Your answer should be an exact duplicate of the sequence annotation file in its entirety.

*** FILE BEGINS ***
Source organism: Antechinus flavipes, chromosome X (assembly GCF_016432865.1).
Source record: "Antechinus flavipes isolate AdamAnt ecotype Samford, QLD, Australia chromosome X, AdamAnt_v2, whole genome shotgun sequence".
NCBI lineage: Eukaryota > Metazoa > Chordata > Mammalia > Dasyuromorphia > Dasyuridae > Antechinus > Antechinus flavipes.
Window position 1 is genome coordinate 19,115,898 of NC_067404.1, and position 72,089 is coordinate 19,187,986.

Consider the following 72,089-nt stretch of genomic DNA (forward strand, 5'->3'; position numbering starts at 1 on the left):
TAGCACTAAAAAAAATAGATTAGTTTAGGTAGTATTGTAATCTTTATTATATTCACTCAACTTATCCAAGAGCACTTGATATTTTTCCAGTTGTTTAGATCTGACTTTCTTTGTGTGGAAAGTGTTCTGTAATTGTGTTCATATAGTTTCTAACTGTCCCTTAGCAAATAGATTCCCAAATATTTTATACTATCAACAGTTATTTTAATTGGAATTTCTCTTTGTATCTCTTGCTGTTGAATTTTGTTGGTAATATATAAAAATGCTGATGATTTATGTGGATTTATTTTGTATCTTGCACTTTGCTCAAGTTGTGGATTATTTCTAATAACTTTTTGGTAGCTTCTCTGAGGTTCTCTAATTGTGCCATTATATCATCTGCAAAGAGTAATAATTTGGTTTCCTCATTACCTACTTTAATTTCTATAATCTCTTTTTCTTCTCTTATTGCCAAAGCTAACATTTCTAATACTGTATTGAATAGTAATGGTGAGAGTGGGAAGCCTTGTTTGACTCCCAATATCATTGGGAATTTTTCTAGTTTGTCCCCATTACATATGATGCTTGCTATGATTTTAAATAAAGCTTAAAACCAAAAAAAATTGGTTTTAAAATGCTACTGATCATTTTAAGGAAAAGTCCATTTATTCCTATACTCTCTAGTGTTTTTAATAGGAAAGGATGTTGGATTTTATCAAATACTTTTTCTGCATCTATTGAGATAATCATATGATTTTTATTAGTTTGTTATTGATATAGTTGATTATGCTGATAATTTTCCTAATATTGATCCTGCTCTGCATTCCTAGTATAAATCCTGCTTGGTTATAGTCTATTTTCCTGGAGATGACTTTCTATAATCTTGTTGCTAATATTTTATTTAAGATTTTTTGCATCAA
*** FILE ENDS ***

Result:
Source organism: Antechinus flavipes, chromosome X (assembly GCF_016432865.1).
Source record: "Antechinus flavipes isolate AdamAnt ecotype Samford, QLD, Australia chromosome X, AdamAnt_v2, whole genome shotgun sequence".
NCBI lineage: Eukaryota > Metazoa > Chordata > Mammalia > Dasyuromorphia > Dasyuridae > Antechinus > Antechinus flavipes.
Window position 1 is genome coordinate 19,115,898 of NC_067404.1, and position 72,089 is coordinate 19,187,986.

Consider the following 72,089-nt stretch of genomic DNA (forward strand, 5'->3'; position numbering starts at 1 on the left):
TAGCACTAAAAAAAATAGATTAGTTTAGGTAGTATTGTAATCTTTATTATATTCACTCAACTTATCCAAGAGCACTTGATATTTTTCCAGTTGTTTAGATCTGACTTTCTTTGTGTGGAAAGTGTTCTGTAATTGTGTTCATATAGTTTCTAACTGTCCCTTAGCAAATAGATTCCCAAATATTTTATACTATCAACAGTTATTTTAATTGGAATTTCTCTTTGTATCTCTTGCTGTTGAATTTTGTTGGTAATATATAAAAATGCTGATGATTTATGTGGATTTATTTTGTATCTTGCACTTTGCTCAAGTTGTGGATTATTTCTAATAACTTTTTGGTAGCTTCTCTGAGGTTCTCTAATTGTGCCATTATATCATCTGCAAAGAGTAATAATTTGGTTTCCTCATTACCTACTTTAATTTCTATAATCTCTTTTTCTTCTCTTATTGCCAAAGCTAACATTTCTAATACTGTATTGAATAGTAATGGTGAGAGTGGGAAGCCTTGTTTGACTCCCAATATCATTGGGAATTTTTCTAGTTTGTCCCCATTACATATGATGCTTGCTATGATTTTAAATAAAGCTTAAAACCAAAAAAAATTGGTTTTAAAATGCTACTGATCATTTTAAGGAAAAGTCCATTTATTCCTATACTCTCTAGTGTTTTTAATAGGAAAGGATGTTGGATTTTATCAAATACTTTTTCTGCATCTATTGAGATAATCATATGATTTTTATTAGTTTGTTATTGATATAGTTGATTATGCTGATAATTTTCCTAATATTGATCCTGCTCTGCATTCCTAGTATAAATCCTGCTTGGTTATAGTCTATTTTCCTGGAGATGACTTTCTATAATCTTGTTGCTAATATTTTATTTAAGATTTTTTGCATCAA